Edinburgh to South Queensferry, 27Km
I like Edinburgh. There are probably many interesting city walks exploring the streets and buildings and history of this great city. But the John Muir Way tries to create a wilderness experience in the suburbs, seeking out every dull footpath behind allotments, along dreary streams and patches of brownfield wasteland, surrounded by security fencing. I prefer to see houses and people.
Eventually I left Edinburgh behind and crossed the Dalmeny House estate, home to the Earl of Rosebery. The JMW was confined to woodland until we reached the shores of the Firth of Forth and that’s the point where the day’s walk was worthwhile. The Forth is one of the rivers here and Firth means estuary or coastal waters. What you get is a large area of mudflat and the little island of Cramond with its causeway.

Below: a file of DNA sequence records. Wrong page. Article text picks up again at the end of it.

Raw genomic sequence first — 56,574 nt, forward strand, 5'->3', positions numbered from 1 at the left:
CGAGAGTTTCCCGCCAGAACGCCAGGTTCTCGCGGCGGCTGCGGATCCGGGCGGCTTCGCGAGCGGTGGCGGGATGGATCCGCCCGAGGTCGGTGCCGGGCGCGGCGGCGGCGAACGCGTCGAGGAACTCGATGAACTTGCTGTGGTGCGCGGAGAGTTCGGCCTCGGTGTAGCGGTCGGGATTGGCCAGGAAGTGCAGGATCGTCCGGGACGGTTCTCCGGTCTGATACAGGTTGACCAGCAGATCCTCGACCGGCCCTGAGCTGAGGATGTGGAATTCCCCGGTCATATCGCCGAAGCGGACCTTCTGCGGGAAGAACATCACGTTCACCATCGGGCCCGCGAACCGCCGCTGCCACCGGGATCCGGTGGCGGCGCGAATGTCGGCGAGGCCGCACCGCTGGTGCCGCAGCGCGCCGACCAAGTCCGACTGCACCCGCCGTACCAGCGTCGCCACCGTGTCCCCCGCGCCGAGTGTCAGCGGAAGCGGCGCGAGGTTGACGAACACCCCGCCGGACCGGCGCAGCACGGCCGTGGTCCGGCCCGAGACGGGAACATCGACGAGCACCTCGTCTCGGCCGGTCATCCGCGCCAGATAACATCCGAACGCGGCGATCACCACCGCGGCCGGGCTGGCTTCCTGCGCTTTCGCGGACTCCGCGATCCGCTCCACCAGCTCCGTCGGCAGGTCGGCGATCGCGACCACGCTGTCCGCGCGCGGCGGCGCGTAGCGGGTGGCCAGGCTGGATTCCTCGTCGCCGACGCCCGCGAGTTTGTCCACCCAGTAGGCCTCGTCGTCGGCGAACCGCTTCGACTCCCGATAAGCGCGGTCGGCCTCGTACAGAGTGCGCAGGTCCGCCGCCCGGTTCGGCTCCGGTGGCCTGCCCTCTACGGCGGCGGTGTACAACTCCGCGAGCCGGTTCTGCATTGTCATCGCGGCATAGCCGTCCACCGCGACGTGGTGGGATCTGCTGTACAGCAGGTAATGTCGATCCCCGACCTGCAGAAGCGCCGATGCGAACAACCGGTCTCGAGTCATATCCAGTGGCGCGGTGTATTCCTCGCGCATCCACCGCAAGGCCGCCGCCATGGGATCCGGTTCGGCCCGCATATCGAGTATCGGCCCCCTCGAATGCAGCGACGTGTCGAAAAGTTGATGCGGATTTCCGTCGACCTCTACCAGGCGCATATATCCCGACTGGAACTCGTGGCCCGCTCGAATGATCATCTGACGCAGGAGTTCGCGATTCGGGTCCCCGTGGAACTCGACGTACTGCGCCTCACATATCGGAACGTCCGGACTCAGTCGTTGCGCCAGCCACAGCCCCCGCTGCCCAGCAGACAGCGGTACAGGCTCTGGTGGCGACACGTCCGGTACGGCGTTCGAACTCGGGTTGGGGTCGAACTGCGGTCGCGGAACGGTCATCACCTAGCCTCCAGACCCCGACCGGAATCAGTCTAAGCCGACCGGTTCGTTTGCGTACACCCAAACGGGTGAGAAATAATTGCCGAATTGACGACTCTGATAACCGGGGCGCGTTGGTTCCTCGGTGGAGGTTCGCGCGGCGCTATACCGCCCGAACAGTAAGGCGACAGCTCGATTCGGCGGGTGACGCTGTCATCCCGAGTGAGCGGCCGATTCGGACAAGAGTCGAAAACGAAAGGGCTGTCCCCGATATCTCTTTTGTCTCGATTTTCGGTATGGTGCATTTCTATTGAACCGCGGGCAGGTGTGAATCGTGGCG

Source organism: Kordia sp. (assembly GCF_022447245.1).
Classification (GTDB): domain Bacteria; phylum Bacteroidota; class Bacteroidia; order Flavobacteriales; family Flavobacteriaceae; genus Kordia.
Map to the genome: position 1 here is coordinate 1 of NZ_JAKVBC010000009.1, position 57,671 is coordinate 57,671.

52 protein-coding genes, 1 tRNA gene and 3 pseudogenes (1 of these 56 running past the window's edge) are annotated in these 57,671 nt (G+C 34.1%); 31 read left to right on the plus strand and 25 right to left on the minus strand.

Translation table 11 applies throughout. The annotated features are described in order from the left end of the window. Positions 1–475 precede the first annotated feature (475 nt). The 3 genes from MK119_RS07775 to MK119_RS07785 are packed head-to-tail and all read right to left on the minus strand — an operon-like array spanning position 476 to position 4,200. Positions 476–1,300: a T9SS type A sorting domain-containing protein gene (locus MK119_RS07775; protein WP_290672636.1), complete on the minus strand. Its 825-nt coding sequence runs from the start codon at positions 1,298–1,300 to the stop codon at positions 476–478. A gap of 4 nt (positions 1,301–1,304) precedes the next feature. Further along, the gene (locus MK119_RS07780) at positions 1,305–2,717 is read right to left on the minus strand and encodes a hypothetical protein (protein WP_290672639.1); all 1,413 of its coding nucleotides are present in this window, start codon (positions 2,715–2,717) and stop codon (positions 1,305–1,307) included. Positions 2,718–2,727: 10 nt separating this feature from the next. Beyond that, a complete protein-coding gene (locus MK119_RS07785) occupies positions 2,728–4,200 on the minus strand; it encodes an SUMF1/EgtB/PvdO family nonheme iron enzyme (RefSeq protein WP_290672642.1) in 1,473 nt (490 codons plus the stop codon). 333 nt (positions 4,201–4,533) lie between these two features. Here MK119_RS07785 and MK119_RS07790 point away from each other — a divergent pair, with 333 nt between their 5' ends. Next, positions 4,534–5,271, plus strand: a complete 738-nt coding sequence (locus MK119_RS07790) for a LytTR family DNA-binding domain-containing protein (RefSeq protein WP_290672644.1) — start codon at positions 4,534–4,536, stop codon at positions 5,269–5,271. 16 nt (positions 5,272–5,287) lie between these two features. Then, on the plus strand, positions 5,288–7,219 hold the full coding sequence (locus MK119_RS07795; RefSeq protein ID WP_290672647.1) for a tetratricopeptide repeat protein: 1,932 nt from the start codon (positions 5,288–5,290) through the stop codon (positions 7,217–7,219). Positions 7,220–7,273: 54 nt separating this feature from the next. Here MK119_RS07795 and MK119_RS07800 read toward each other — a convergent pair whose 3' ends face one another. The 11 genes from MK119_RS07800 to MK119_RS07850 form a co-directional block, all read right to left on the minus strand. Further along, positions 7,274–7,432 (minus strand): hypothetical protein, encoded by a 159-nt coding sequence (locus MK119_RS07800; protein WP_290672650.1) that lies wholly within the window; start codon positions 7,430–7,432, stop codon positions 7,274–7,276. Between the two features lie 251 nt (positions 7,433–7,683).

However, the real spectacle makes a dramatic appearance when you finally leave the woods and you see three of the engineering wonders of the modern world: the Forth Rail Bridge (1890), the Road Bridge (1964) and the Queensferry Crossing (2017). The first sight of them takes your breath away and by the time you are standing underneath the rail bridge you are in awe of the engineering skills that created them. The rail bridge is still the longest cantilever bridge in the world and is a UNESCO World Heritage Site. It’s perpetual need for repainting was legendary until 2011 when an epoxy paint promised a 25-year respite, according to the guidebook.
My hotel is between the rail and road bridges so there’ll be more tomorrow and another engineering marvel on Sunday.